Terrorism, Criminal Prosecution, and the Preventive Detention Debate

35 Pages Posted: 26 Nov 2008

See all articles by Robert Chesney

Robert Chesney

University of Texas School of Law


In the aftermath of the 2008 election, change is in the air with respect to counterterrorism law and policy. The Obama administration almost certainly will terminate the military commission system, and it likely will take steps at least to reduce reliance on the underlying practice of long-term military detention. Against this backdrop, the debate regarding how best to reform detention policy has sharpened. Some contend that federal criminal prosecution should supply whatever long-term detention capacity may be required, while others contend that it would be better to design a detention system (such as a national security court) specifically tailored to the problem of terrorism prevention.

I do not propose to resolve this debate here. Rather, my aim in this symposium article (also to appear as a chapter in a forthcoming collected volume published by Brookings) is to enrich the debate with a candid and precise assessment of the capacities and limitations of the federal criminal justice system as it relates to terrorism, with a particular focus on the prevention scenario.

Part I examines a variety of charges available to prosecutors in that scenario. I conclude that these charges are far more prevention-oriented than critics often admit, though I also note a handful of limitations on their scope. Most significantly, perhaps, I draw attention to limits on the extraterritorial scope of the two material support laws as they stood prior to amendment in 2001 and 2004, respectively. That caveat aside, the scope of the charges available to prosecutors today compares well to the grounds for detention in the military detention system, and very favorably to the charges available in the military commissions system.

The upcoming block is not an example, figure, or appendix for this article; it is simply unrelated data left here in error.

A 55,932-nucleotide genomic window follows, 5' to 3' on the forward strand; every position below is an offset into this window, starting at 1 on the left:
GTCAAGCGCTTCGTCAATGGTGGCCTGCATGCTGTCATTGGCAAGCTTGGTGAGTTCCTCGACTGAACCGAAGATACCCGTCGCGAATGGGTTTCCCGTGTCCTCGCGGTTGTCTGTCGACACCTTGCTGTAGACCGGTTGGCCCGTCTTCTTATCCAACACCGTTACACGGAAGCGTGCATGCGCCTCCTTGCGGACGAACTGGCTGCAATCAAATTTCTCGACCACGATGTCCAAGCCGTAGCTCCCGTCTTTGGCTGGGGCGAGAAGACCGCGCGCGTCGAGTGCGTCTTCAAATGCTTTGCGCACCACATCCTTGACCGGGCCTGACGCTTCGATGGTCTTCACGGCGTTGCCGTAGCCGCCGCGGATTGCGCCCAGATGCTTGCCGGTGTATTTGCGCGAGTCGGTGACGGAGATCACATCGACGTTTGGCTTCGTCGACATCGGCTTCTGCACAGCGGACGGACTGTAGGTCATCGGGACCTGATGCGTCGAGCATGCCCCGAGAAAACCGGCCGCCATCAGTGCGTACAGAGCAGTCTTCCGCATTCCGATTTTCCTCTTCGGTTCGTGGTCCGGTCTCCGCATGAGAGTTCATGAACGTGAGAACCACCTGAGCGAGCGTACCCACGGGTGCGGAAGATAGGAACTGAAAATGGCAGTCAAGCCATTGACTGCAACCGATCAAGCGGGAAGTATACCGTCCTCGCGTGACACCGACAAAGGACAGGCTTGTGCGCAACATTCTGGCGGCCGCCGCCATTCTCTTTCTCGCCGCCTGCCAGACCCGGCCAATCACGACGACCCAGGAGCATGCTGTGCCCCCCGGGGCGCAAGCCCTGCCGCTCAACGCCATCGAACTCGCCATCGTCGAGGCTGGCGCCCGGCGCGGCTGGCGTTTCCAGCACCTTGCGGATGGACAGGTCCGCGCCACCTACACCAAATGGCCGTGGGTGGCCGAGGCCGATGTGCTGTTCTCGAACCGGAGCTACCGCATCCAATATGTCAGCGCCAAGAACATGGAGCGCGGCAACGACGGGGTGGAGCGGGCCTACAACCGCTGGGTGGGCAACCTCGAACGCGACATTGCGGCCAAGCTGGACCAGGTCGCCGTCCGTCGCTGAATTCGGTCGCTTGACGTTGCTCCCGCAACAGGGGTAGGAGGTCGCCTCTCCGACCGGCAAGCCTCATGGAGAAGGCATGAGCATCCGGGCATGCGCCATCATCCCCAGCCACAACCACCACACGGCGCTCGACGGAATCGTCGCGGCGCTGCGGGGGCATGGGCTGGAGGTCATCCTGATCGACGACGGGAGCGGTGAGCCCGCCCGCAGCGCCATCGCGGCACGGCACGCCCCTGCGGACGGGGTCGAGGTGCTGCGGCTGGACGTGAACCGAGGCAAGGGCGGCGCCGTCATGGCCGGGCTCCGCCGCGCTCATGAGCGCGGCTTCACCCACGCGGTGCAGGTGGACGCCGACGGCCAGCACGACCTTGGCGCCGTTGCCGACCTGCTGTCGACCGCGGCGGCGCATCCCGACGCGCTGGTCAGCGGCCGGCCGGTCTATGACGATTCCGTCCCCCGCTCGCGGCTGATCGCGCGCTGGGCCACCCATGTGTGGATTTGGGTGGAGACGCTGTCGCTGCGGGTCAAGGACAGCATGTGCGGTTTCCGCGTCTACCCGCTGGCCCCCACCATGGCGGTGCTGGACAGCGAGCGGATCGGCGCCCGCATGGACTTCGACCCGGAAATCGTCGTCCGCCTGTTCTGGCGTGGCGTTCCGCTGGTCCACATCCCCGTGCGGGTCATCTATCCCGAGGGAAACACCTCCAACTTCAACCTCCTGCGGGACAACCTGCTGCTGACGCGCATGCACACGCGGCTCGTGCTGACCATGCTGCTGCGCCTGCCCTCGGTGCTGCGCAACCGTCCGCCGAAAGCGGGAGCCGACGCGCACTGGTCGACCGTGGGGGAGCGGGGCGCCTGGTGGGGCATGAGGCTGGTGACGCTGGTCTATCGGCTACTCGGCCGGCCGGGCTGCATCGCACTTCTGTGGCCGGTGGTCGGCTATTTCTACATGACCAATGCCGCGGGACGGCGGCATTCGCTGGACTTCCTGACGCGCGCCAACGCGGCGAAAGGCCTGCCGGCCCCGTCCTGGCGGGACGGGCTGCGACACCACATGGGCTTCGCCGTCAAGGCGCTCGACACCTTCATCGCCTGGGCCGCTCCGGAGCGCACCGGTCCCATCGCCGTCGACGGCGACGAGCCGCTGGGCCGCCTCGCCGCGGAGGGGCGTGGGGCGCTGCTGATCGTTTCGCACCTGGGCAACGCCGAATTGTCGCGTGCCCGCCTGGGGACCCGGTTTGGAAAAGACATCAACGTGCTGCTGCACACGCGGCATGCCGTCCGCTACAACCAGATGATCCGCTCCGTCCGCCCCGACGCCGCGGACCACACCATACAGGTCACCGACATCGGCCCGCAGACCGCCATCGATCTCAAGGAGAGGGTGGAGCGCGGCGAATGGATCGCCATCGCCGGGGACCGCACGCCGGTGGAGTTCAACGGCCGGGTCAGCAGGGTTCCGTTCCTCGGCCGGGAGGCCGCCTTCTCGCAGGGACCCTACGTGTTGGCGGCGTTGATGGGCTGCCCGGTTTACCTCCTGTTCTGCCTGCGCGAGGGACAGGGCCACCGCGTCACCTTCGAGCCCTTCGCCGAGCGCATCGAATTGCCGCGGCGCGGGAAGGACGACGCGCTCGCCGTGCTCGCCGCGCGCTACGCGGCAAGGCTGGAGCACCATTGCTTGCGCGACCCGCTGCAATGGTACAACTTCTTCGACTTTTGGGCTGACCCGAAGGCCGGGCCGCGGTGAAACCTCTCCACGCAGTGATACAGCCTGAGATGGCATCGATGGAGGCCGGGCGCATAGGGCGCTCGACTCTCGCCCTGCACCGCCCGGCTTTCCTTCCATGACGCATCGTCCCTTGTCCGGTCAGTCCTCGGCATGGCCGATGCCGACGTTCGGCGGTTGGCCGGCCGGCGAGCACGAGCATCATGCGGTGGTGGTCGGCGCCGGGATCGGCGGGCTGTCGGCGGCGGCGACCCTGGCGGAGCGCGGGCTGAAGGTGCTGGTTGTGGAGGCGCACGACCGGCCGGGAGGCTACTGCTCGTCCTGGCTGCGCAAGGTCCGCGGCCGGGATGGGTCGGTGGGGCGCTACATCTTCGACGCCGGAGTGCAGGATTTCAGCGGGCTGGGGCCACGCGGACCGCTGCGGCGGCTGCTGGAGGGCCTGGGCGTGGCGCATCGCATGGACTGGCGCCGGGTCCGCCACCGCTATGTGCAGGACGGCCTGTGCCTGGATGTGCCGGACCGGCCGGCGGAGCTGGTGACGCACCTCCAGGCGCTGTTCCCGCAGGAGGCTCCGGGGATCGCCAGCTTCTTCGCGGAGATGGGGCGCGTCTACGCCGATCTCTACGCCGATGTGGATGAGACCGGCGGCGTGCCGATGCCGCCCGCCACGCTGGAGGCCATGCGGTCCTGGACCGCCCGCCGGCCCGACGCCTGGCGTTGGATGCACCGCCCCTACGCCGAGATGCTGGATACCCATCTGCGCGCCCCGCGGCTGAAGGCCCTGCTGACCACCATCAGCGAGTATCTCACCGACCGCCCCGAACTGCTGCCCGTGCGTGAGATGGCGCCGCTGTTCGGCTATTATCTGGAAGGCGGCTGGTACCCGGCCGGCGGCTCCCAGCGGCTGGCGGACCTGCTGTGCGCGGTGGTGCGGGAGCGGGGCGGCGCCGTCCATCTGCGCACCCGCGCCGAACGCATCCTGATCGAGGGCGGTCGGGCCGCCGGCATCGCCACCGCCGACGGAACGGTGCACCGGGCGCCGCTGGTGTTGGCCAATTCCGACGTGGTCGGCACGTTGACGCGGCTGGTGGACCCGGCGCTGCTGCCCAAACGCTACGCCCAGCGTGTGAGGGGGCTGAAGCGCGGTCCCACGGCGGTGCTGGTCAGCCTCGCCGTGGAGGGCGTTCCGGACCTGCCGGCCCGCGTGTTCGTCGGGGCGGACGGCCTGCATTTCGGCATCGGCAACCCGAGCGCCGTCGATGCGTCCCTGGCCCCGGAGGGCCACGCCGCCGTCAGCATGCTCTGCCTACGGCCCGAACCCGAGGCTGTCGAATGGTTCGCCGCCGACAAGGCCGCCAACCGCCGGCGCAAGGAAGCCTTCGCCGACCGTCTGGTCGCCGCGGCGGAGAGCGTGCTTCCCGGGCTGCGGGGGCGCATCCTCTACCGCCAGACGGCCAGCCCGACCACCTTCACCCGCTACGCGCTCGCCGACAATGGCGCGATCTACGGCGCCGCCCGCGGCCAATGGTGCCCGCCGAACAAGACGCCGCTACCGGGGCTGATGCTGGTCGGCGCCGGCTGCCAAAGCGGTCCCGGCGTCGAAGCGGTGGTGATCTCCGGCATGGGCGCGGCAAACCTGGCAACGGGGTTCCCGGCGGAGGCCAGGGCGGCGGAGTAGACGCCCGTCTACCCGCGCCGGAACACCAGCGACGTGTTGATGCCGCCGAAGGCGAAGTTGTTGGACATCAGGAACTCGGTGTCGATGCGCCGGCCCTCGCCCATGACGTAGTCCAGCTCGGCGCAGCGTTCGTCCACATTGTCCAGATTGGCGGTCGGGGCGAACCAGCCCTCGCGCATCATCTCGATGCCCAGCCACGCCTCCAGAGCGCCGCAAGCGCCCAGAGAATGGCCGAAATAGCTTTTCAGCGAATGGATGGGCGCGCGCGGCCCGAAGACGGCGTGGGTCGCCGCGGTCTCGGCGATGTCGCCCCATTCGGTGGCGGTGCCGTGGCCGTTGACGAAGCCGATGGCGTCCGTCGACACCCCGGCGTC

Part II surveys several of the procedural and evidentiary considerations that critics have cited as grounds to doubt the ability of the criminal justice system to provide an adequate capacity to incapacitate suspected terrorists. By and large, my analysis concurs with the much-cited white paper that Richard Zabel and James Benjamin recently produced for Human Rights First, which is to say that I agree with them that many of the leading concerns in this area are overstated. I differ from them to some extent, however, insofar as I emphasize three sets of procedural safeguards that do tend to limit the reach of the criminal justice system in comparison to existing or proposed alternatives. Each is a familiar and much-lauded component of the fairness that characterizes our criminal justice system, and none should be set aside lightly. Specifically, I refer to (i) mandatory disclosure concepts (e.g., Brady and Giglio); (ii) Confrontation Clause (and hearsay) concerns (a topic which subtly imports the troubled question of interrogation methods); and (iii) the burden of proof itself. These are the features that do the most work in accounting for the difference in reach among the criminal justice system and its competitors, and I suggest that they should be the focus of the debate going forward.

Because no one seriously doubts that criminal prosecution will continue to be an important tool of counter-terrorism policy going forward - whatever becomes of military detention and proposals for alternative detention systems - I conclude in Part III with a discussion of modest steps Congress might take to optimize the criminal justice system for the task of prevention-oriented prosecution.

Keywords: terrorism, preventive detention, national security court, material support, guantanamo

Suggested Citation

Chesney, Robert, Terrorism, Criminal Prosecution, and the Preventive Detention Debate. South Texas Law Review, 2009, Wake Forest Univ. Legal Studies Paper No. 1306733, Available at SSRN: https://ssrn.com/abstract=1306733

Robert Chesney (Contact Author)

University of Texas School of Law ( email )

727 East Dean Keeton Street
Austin, TX 78705
United States

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